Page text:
Skiing in Val d’Isere is some of the best in the world and whilst there is something for everyone, strong intermediate and advanced skiers will really thrive here. With three different sectors, each seamlessly linked and seven access points from the valley floor you needn’t worry about queueing up or running out of terrain to explore.
Beginners will be well served in the Solaise sector where several free lifts ferry learners around the nursery slopes. Those looking to progress from greens to gentle blues can move onto the Madeleine runs which are not far from the beginners’ area. Strong intermediate and advanced skiers should head to the higher slopes of the Solaise and explore the runs and off-piste around the Cugnai and Manchet chairlifts.
Facing the Solaise area is Bellevarde which is known for its more challenging runs. The famous run, La Face, was the location of the men’s downhill competition at the 1992 Winter Olympics and is a must-do for experts looking for a challenge. Exploring the backside of Bellevarde will send you over to the Tignes area of the Espace Killy where you will find the highest skiing in the area.
Le Fornet has the highest lift-accessed skiing in Val d’Isere taking you up to the Pisaillas Glacier which sits at 3100m high. The pistes in Le Fornet are ideal for intermediates with dozens of blues and reds to play around on. Experts will love this area thanks to the long off-piste routes from the glacier back to the village.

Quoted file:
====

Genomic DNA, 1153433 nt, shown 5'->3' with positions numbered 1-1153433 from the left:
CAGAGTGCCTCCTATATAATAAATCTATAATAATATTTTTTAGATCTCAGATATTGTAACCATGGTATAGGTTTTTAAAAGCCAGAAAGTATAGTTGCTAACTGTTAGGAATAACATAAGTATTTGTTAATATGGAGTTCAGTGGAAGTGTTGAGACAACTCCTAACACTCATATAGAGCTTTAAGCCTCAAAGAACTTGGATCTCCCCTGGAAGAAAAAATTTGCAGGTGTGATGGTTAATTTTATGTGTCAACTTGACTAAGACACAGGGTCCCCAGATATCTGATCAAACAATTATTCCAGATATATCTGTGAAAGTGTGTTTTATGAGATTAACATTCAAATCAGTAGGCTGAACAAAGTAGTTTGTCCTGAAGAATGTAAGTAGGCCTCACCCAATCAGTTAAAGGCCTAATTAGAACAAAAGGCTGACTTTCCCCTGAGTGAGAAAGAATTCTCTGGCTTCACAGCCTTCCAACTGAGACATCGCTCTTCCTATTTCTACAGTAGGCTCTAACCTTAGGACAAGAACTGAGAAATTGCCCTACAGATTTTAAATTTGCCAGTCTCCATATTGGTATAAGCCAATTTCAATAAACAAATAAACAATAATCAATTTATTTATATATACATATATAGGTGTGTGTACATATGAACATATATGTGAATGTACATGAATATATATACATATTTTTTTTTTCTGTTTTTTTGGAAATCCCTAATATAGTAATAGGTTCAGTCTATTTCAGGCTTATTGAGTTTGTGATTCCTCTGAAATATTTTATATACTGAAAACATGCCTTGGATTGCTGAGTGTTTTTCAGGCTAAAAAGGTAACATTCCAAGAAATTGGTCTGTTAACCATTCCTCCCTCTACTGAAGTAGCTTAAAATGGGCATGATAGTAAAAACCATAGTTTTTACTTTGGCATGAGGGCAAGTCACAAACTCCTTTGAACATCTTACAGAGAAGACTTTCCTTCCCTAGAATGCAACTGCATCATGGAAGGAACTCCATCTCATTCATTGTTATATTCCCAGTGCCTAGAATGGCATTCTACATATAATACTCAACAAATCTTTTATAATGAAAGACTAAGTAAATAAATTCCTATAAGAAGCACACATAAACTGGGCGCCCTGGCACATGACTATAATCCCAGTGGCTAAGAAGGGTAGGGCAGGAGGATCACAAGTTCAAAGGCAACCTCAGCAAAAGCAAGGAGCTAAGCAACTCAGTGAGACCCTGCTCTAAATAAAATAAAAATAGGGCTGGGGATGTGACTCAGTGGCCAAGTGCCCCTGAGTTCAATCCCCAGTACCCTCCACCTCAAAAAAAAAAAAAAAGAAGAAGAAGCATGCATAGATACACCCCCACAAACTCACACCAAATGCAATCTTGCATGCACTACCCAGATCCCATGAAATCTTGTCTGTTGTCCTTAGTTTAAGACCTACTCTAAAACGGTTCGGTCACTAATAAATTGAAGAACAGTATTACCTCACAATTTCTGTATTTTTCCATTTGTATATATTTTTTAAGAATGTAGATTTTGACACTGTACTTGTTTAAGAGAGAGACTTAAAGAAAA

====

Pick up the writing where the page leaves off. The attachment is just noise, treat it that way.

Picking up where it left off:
Linking Le Fornet and Solaise is Les Laisinant with lots of varied reds and some challenging off-piste descents back down to the valley.
Val d’Isere is quickly establishing itself as a true year-round resort with summer activities attracting more visitors each year. Biking is one of the most popular activities in Val with plenty to do for both mountain bikers and road bikers. Those looking for the thrill of downhill are spoilt for choice with 150km of lift-accessed trails. Road bikers are well catered to with around 20 famous road bike routes in the region including the world-famous Col d’Iseran, the highest alpine pass in the Alps which has featured in the Tour de France several times.
There are hundreds of km’s of hiking trails winding through the Vanoise National Park and adrenalin-hunters will be spoilt for choice with activities such as rock climbing, white water rafting, canyoning and parapenting.
For those that struggle to leave winter behind, they even offer ski clubs on the Pissaillas Glacier for all of June and the first two weeks of July.